(Last Updated on December 19, 2015 by Editor)
ZIMBABWE – Bank workers in Zimbabwe are demonstrating over alleged sexual harassment of a female journalist and subsequent dismissal of the workers’ committee chairperson at the local unit of Standard Chartered Bank.
The British-owned Standard Bank is among foreign banks in Zimbabwe that include Nedbank-owned MBCA, Barclays, Standard Bank Stanbic and Ecobank. Local banks have mostly been struggling in Zimbabwe leading to the recent collapse of financial institutions such as AfrAsia, Genesis Bank and Allied Bank among others.
Although the foreign-owned banks have shown stability and mostly managed to keep nonperforming loans below 5%, bank workers in the country held a demonstration against Standard Chartered’s unit in Zimbabwe.
The bank workers have also handed a petition to management at the company, complaining about senior management’s alleged sexual abuse of employees and victimisation of workers’ committee representatives.
“Mr Ralph (Watungwa, chief executive officer) and the rest of Standard Chartered Bank, take note that Samuel Mkozho, a workers’ committee chairperson and trade union member, was dismissed from your employ on allegations that were unsubstantiated and which exposed blatant victimisation for his role as a trade unionist and worker representative,” the Zimbabwe Allied and Bank Workers Union (ZIBAWU) said in the memo addressed to Watungwa.
There was no immediate response from Standard Chartered in Zimbabwe on Thursday, with spokesperson Lillian Hapanyengwi said to be out of office. However, ZIBAWU said in its petition that the dismissed workers’ committee chairperson at the bank had been fired for representing “a junior female employee who was subject to sexual harassment by one of your senior managerial officials”.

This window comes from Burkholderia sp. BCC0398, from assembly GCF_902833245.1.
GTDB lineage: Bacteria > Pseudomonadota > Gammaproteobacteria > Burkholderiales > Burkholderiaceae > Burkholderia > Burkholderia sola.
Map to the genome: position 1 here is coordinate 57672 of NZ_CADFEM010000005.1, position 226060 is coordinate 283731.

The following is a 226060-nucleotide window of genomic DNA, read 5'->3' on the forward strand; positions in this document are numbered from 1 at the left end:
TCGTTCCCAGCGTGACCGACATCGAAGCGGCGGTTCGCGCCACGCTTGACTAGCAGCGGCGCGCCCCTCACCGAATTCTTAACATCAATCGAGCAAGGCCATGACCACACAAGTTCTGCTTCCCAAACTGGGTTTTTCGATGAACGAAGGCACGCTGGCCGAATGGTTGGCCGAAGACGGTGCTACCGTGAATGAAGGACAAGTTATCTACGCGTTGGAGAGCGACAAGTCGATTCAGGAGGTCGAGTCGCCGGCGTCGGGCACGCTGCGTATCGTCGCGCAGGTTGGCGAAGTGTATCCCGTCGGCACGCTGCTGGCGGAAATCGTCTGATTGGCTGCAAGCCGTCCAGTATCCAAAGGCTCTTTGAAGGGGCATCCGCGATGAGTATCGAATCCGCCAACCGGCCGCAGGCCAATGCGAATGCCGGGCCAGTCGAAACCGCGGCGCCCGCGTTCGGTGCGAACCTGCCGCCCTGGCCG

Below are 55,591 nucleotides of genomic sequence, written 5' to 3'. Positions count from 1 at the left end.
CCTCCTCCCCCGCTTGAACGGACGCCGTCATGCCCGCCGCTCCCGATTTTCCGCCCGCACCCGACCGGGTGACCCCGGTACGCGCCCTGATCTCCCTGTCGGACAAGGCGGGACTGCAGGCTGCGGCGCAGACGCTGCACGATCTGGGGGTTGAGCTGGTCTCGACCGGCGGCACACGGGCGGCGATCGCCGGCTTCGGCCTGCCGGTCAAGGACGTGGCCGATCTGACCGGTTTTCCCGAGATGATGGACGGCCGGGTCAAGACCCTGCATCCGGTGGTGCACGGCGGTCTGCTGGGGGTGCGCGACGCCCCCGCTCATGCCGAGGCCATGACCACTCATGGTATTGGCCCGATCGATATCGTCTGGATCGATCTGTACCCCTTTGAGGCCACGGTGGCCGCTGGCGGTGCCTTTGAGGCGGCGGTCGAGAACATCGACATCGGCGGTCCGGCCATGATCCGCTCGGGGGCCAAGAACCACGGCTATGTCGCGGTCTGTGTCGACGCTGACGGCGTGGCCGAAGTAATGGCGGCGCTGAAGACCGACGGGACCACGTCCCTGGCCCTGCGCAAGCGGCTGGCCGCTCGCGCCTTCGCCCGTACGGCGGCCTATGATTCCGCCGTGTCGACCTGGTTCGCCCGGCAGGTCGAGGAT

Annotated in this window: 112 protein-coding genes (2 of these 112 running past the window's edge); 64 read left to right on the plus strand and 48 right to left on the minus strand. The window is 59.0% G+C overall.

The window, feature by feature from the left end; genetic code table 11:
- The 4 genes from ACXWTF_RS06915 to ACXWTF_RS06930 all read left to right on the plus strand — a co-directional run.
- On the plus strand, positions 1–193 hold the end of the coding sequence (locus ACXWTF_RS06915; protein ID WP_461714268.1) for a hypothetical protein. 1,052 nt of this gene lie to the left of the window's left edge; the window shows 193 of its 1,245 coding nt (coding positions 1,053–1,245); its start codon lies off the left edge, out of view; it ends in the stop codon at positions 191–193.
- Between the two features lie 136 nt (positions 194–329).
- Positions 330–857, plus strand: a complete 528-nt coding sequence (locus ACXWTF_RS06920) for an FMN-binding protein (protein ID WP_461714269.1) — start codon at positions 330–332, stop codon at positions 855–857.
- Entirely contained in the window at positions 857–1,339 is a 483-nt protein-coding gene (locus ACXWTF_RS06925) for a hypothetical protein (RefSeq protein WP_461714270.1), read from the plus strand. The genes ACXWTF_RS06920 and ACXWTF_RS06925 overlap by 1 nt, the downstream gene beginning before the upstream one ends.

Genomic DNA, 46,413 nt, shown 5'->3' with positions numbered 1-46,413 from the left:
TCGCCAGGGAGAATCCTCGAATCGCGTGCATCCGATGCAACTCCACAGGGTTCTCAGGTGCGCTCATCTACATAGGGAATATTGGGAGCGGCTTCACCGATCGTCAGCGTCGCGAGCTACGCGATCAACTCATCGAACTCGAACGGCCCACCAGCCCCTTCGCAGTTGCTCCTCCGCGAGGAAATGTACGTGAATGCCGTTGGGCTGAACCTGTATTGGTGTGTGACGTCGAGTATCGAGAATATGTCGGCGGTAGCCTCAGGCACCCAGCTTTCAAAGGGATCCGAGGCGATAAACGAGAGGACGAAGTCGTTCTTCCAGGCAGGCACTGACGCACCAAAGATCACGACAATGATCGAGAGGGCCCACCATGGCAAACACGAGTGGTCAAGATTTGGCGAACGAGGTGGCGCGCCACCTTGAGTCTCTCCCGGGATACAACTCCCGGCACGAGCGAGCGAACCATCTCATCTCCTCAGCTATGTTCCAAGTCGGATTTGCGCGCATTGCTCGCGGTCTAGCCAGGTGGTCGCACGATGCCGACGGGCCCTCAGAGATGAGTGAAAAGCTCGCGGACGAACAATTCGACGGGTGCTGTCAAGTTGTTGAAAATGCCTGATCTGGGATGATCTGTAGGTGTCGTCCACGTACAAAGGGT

Interestingly, noted the Zimbabwean bank workers, the “criminal charge… was never reported to the police”. The petition further noted that “sexual harassment should be frowned upon by not only the bank itself, but also by the bank’s customers” and other stakeholders.
Most banks in Zimbabwe are struggling for liquidity to sustain operations and meet daily cash demand from depositors. Those owned by South Africa and other international groups are leaning on their parent companies for more financial muscle.
Analysts in Zimbabwe say the next few years could bring mergers and acquisitions in the Zimbabwean banking industry.
However, with the economy largely expected to worsen, the banking sector could be further hit by growing nonperforming loans and advances, which could lead to depressed income for financial institutions.
Finance Minister Patrick Chinamasa has projected 2.7% economic growth for Zimbabwe in 2016. The economy is expected to have grown by 1.5% this year, dragged down by persistently lower commodity prices and slowing productivity in other sectors.